We’ve all been doing different things to cope as best we can. I love to write, and I can write for hours at a time and not notice the time go by. But after sitting all day with the laptop, I enjoy getting out to the shop and hammering on hot metal.

For some interesting hobby ideas, visit my other website michaelmanto.com where I go into great detail on this fun hobby.

Thanks for stopping by to visit my blog. Stay safe, and above all, stay sane!

My New Time-travel Adventure is Here!

The girl from the future…

What does a girl do when she can’t tell anyone where she’s really from?

I’m excited about my latest novel – a fun blend of love, romance, dystopian future and time travel. It’s about Octavia, a woman from a dystopian future who has traveled back in time to our own day. She’s here on a mission: study us and learn how we lived prior to a deadly plague that almost destroys human life and brings on the dystopian world she grew up in.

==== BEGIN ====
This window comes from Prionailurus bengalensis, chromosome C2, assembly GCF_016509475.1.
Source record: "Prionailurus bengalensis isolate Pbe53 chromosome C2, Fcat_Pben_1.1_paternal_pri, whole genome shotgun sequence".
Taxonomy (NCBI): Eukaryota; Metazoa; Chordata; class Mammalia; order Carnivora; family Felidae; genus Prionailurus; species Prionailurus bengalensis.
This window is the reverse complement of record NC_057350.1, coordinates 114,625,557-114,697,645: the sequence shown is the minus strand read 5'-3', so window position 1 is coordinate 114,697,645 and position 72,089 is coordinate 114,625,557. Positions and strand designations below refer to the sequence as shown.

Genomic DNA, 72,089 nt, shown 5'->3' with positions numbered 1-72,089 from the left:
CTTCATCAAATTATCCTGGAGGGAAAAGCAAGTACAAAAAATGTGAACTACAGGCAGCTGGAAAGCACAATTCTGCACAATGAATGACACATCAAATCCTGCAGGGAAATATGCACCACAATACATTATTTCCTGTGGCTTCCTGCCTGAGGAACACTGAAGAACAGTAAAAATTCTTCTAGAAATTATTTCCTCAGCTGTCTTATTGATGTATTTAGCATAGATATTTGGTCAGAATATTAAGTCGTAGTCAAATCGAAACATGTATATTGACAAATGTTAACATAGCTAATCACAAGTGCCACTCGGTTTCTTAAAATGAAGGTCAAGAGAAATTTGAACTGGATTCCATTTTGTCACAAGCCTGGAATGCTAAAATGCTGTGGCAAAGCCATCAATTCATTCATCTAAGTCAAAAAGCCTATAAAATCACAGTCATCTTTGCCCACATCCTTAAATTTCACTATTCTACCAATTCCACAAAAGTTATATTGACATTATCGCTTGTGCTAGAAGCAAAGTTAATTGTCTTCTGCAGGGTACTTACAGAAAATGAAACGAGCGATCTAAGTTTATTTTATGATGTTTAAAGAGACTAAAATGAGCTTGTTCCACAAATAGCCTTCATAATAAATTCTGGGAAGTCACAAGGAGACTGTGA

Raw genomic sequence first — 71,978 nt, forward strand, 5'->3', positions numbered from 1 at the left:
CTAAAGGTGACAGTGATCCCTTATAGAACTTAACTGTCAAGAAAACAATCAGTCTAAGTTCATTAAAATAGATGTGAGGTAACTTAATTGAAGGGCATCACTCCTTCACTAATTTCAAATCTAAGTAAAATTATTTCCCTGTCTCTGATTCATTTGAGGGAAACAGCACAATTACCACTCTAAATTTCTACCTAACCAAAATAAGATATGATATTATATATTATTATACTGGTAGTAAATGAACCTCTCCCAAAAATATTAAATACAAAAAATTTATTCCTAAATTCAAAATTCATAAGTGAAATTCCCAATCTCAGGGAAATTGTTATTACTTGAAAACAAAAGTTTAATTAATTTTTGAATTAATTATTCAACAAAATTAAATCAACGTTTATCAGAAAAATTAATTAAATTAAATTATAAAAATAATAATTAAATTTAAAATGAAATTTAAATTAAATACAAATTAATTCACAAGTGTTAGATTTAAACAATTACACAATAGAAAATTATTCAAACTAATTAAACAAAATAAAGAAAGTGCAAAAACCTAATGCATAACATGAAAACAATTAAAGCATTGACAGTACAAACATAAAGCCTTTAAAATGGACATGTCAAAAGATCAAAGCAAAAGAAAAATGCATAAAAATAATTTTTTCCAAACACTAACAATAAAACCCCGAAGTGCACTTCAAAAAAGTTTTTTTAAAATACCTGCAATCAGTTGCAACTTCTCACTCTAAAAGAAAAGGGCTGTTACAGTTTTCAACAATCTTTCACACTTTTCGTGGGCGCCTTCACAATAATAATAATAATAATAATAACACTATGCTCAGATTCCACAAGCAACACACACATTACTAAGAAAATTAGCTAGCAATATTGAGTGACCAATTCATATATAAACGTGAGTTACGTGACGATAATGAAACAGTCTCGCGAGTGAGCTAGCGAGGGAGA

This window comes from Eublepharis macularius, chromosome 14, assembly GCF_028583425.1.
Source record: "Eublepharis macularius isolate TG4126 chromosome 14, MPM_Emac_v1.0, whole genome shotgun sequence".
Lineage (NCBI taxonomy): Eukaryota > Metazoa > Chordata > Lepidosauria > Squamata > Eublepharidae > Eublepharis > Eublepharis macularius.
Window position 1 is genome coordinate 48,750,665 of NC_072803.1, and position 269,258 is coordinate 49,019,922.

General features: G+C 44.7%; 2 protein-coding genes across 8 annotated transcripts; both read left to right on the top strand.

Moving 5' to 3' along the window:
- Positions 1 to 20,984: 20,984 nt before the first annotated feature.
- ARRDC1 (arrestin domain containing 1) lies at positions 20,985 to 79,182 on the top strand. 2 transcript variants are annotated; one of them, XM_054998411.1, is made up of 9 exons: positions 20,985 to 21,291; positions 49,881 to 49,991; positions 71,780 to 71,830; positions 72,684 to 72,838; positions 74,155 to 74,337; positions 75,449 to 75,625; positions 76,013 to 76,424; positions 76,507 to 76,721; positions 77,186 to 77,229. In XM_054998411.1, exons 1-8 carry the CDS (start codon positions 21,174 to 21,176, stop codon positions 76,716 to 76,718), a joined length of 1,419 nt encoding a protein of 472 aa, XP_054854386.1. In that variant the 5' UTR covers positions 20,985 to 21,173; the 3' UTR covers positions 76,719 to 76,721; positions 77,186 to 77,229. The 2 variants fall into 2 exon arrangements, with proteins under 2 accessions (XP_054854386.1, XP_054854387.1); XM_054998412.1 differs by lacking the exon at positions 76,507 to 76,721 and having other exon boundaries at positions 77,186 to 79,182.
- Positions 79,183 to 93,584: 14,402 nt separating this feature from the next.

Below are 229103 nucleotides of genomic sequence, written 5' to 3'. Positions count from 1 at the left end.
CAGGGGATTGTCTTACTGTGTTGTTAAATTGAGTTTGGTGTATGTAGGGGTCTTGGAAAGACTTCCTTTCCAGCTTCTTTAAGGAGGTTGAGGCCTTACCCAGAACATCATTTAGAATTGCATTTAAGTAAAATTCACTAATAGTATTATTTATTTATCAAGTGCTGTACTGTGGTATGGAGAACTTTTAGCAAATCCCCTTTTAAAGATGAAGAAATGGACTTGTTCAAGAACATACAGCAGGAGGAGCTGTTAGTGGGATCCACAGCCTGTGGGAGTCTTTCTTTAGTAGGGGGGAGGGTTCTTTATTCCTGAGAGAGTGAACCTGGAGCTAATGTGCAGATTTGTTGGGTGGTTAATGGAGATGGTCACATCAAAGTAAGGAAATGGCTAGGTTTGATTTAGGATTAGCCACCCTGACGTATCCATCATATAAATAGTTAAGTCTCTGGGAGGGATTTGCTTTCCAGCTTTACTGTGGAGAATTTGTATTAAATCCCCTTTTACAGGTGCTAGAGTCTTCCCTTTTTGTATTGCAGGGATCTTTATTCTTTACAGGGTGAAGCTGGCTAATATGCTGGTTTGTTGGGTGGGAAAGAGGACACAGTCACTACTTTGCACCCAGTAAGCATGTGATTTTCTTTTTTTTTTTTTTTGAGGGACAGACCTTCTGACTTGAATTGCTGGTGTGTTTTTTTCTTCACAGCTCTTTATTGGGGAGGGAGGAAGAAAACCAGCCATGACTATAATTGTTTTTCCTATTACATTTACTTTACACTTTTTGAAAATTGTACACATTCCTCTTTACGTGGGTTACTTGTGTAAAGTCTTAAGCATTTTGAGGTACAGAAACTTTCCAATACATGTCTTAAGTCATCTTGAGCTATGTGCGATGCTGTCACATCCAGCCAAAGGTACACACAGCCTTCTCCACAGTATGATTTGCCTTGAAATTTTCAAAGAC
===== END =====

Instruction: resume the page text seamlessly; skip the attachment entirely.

Octavia never had a family, never knew a mother or father – she was raised on a eugenics farm by robots and impersonal guardians. She arrives in our time and meets Jake, the loving single father of an 11-year old girl, and it’s not long before they fall in love. For the first time in her life, Octavia becomes part of a real family. But she can never tell Jake that she’s from the future – how could he possibly believe it? And that’s not the only secret she has to keep from him.

But falling in love was not part of her mission plan, and the secrets she carries about herself and the terrible future awaiting them soon threaten to tear them apart.

I actually started writing this in 2016, thinking it would be fun to write a story about a world-wide pandemic and time-travel. I finished it prior to 2020 under a different title, and then covid-19 broke out. When covid-19 hit, I no longer felt like promoting a novel about a plague. Reading and writing stories about an apocalypse is fun until it starts to feel like you are really in one. So I shelved the project for a while.